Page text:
5 Habits That Can Make Mental Illness Worse

Since there are various types of mental illnesses, there is no one particular habit that can aggravate a certain condition. A specific activity that can worsen your mental disorder may not affect someone else’s, and vice-versa. However, practicing the following five habits can significantly decrease your quality of life, regardless of the mental health condition you have. 
  • Being Inactive

When we talk about our mind and body, we separate the two, but they go hand in hand. Poor physical health can result in an increased risk of developing mental illnesses. Similarly, deteriorating mental health can have a negative impact on physical health, leading to an increased risk of certain conditions. If you have a mental health condition, it is essential that you exercise so that your brain releases endorphins, the feel-good chemical. Even going on a 10-minute walk can increase your mental alertness, energy, and positive mood if you are sedentary.
  • Isolating Yourself

When life begins to feel overwhelming, you must reach out to your support system of trusted friends and family. When we talk about social support, we mean more than just a quick text message. Physically spending time with your loved ones can help you work through complex thoughts and feelings, making you feel less alone. If you cannot see your loved ones in person, you should agree on a time to video chat.
  • Ruminating Thoughts

Although every mental disorder is different, at the core of almost all of them is rumination. If you have a mental health condition, you are more prone to dwelling on negative thoughts relating to rejection, loss, fear of the unknown, and other stressors. Overthinking difficult problems can exacerbate your disorder, and the best way to put an end to it is by seeking professional help.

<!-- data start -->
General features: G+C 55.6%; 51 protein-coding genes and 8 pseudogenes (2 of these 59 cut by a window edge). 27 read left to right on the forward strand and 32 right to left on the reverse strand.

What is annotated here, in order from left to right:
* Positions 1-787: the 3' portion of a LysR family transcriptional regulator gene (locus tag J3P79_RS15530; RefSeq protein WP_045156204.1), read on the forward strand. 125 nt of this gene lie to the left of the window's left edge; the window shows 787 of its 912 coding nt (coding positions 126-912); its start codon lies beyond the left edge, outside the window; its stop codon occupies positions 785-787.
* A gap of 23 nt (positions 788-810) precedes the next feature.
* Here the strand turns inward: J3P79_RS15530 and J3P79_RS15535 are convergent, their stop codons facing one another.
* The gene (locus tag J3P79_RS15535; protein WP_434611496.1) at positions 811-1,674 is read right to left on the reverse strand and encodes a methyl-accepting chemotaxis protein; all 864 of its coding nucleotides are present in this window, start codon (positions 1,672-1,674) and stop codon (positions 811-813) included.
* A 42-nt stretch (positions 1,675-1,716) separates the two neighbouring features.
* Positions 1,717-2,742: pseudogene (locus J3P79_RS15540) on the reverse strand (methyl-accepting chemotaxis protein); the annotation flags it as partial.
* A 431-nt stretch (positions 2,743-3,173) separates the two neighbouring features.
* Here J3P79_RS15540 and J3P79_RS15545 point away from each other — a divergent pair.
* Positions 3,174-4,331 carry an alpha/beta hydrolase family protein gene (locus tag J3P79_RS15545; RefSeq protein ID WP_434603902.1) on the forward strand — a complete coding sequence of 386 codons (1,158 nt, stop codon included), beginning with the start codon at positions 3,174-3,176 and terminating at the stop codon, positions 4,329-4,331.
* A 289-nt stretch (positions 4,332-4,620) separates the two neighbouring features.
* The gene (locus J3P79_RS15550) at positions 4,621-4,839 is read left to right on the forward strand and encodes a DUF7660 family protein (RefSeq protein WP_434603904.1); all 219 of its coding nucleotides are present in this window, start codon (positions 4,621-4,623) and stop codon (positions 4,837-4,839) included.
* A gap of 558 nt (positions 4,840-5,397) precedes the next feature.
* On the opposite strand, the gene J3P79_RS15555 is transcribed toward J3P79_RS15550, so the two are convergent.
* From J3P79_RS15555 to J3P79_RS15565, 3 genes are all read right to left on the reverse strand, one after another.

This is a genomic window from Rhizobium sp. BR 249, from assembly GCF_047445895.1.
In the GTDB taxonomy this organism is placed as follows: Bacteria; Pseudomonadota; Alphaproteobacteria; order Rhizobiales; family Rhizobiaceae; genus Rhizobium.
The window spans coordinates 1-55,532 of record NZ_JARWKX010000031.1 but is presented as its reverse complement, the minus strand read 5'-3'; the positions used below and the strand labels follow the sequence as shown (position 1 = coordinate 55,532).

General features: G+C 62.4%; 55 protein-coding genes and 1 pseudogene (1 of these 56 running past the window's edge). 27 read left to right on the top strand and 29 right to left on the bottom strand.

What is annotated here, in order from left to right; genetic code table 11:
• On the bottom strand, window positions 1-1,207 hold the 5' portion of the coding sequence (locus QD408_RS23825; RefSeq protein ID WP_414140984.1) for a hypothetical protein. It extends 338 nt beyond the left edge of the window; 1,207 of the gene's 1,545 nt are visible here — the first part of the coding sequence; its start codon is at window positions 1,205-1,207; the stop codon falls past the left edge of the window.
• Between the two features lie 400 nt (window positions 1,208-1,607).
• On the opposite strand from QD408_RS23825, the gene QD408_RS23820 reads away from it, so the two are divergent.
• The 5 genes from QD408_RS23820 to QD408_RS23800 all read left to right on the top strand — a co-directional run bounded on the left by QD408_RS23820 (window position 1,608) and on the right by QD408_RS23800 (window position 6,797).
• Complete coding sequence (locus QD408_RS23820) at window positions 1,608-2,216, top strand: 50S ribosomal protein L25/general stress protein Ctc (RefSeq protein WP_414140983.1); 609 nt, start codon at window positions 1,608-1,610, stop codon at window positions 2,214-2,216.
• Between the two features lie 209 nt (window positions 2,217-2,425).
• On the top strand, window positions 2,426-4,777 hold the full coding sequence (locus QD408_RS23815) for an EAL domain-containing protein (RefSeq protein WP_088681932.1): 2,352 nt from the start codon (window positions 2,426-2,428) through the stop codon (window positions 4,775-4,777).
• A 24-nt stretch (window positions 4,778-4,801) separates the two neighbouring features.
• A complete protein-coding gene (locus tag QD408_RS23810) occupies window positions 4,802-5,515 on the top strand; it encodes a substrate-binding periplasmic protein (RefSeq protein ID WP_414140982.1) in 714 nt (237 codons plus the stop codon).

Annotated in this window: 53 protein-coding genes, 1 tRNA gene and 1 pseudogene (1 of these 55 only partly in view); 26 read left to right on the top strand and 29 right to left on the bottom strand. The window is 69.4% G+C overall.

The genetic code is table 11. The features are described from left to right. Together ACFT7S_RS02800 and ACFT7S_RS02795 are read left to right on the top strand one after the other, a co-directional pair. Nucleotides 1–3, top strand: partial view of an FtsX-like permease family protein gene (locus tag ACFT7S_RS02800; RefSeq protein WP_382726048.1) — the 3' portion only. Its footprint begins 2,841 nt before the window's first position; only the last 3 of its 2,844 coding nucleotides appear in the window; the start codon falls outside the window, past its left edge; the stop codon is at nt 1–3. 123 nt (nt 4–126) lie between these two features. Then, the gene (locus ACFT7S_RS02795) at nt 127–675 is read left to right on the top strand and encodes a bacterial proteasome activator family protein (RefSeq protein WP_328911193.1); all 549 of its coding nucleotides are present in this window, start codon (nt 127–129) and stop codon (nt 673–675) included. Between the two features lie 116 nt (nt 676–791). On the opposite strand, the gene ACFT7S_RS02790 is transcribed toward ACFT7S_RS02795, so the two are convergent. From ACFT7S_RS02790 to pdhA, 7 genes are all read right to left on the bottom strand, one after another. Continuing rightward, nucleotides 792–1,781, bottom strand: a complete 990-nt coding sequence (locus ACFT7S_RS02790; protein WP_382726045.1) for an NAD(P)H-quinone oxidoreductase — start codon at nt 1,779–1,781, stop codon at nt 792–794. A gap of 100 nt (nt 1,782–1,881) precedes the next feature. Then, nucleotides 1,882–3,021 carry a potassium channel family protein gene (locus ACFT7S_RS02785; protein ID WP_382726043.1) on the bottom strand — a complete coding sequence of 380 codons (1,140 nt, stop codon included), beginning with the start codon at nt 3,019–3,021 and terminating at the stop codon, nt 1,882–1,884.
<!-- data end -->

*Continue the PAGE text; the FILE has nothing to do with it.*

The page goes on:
• Poor Eating Habits

Many people with mental illnesses reach for comfort foods when coping with difficult feelings. As mentioned above, some mental illnesses cause people to gain or lose a significant amount of weight. Suppose you notice that you are indulging in too much junk food. In that case, we recommend tracking your eating habits by journaling your appetite, food choices, and emotional responses to get a baseline of your eating habits. It may be helpful to ask a trusted family member or friend to help you with your journal because they can hold you accountable for your eating choices, and it can help prevent the onset of an eating disorder.
  • Using Illicit Substances to Cope

According to the National Bureau of Economic Research, there is a definite relationship between mental disorders and addictive substances. Unfortunately, some people believe they can self-medicate by using alcohol and drugs. Some examples include:
  • Using marijuana to numb away pain
  • Drinking to feel more comfortable in social situations if you have social anxiety
  • Using cocaine or crystal meth to boost your energy and complete tasks
  • Using benzodiazepines to prevent panic attacks before they start

Treatment is Within Reach at Ardu Recovery Center

If you or a loved one struggles with a mental or substance abuse disorder, it is important to take action before these conditions worsen. Ardu Recovery Center offers a comprehensive approach to addiction and mental illness treatment involving both proven medical treatments and holistic techniques.  We are located in Provo, Utah. Reach out to us today with any questions you may have.